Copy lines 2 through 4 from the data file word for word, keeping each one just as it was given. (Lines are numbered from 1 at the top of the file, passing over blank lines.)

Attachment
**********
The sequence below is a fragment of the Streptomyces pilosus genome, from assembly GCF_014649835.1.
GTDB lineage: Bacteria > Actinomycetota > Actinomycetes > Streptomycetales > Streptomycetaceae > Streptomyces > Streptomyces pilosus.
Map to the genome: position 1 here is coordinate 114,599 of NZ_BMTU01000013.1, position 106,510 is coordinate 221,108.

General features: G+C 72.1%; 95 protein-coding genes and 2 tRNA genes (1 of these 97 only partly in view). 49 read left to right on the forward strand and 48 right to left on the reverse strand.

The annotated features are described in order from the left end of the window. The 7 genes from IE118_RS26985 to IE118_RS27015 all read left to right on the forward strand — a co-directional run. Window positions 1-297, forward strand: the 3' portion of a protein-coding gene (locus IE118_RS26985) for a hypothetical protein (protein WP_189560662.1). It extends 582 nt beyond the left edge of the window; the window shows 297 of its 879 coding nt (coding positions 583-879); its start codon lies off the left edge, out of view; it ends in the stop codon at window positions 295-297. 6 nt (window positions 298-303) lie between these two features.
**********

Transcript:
GTDB lineage: Bacteria > Actinomycetota > Actinomycetes > Streptomycetales > Streptomycetaceae > Streptomyces > Streptomyces pilosus.
Map to the genome: position 1 here is coordinate 114,599 of NZ_BMTU01000013.1, position 106,510 is coordinate 221,108.

General features: G+C 72.1%; 95 protein-coding genes and 2 tRNA genes (1 of these 97 only partly in view). 49 read left to right on the forward strand and 48 right to left on the reverse strand.